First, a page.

Like most American celebrations, Halloween has become an excessive marketing gimmick -- the opening gate to a deluge of repugnant consumerism between now and January 1.
I tend to share the attitudes of the Brits on this one.
“Trick or treat? I don’t know about you, but my answer to this question, if I’m honest, would be unprintable in a family newspaper,” the critic A. N. Wilson wrote recently in The Daily Mail. “Let’s say it’s stronger than ‘push off.’ Yet the little beggars will soon be round, banging and ringing at our doors with this irritating refrain.”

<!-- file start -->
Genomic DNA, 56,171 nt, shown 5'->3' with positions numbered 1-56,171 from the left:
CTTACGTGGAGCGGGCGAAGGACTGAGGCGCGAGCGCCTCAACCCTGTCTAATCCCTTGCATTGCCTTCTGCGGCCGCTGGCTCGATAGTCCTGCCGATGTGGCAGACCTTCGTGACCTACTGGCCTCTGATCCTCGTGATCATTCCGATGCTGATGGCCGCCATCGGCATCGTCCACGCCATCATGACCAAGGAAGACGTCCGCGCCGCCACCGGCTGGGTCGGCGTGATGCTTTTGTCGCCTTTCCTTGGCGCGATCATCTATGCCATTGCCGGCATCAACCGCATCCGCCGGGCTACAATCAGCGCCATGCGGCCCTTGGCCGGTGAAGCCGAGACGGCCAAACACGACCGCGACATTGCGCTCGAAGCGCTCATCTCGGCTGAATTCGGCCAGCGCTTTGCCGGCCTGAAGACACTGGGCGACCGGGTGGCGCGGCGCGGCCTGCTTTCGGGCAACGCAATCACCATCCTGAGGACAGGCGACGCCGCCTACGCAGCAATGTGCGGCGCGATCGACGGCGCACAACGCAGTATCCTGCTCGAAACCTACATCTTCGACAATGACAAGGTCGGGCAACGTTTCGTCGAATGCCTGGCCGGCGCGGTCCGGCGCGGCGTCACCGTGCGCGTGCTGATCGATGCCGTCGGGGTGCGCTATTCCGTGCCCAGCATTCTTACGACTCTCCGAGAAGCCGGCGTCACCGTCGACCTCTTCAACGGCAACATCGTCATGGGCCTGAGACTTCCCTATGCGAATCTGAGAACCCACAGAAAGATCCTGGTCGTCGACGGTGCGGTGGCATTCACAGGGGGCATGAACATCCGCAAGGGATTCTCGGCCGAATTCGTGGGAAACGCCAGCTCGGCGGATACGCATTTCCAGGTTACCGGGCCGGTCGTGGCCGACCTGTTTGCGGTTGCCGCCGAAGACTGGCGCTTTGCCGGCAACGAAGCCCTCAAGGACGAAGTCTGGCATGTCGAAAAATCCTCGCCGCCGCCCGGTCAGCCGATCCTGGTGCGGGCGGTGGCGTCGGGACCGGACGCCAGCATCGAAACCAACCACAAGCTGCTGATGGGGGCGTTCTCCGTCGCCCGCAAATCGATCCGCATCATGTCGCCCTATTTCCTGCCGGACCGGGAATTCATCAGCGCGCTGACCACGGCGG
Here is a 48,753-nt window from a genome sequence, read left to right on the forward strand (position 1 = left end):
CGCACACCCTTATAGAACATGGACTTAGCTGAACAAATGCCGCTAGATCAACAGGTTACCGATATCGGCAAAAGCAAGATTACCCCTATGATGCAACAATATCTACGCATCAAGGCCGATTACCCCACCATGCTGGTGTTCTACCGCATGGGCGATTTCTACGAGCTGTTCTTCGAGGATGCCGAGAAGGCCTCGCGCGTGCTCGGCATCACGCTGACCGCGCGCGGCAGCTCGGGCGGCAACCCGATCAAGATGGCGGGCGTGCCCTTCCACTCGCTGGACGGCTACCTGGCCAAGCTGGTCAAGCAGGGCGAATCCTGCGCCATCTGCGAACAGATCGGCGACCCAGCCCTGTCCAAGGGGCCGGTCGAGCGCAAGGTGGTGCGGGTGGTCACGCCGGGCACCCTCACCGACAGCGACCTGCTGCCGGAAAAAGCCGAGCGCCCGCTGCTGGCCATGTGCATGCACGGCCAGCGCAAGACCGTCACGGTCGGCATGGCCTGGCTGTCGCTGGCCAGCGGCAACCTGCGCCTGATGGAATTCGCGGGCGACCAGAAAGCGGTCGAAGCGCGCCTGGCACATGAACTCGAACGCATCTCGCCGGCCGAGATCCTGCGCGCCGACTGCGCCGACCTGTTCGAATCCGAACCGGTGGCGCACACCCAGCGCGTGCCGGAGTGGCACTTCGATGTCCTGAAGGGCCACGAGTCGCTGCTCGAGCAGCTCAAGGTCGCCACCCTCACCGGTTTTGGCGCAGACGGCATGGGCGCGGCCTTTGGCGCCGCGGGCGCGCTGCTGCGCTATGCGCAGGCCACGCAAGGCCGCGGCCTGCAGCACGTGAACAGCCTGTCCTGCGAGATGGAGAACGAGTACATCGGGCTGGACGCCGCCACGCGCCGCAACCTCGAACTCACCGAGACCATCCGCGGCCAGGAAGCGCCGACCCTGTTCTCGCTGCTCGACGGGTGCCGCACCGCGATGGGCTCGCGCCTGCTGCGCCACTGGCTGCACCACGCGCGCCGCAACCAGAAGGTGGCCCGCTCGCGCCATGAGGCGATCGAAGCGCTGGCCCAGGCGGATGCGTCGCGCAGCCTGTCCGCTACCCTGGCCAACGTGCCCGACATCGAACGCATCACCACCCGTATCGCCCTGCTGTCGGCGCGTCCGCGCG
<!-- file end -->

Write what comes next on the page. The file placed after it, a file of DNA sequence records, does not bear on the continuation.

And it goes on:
Fifty-eight percent of homeowners in a recent survey by the Norwich Union insurance company said they had hidden in the back of their houses and turned off all the lights on Halloween, pretending that no one was home.
Some are even more openly hostile to the festivities:
“I’ve thought about removing the cover from my doorbell so they electrocute themselves,” one participant wrote.
There's an idea.
Personally I prefer to celebrate the entire fall season with a nice assortment of these oddball squash for a centerpiece.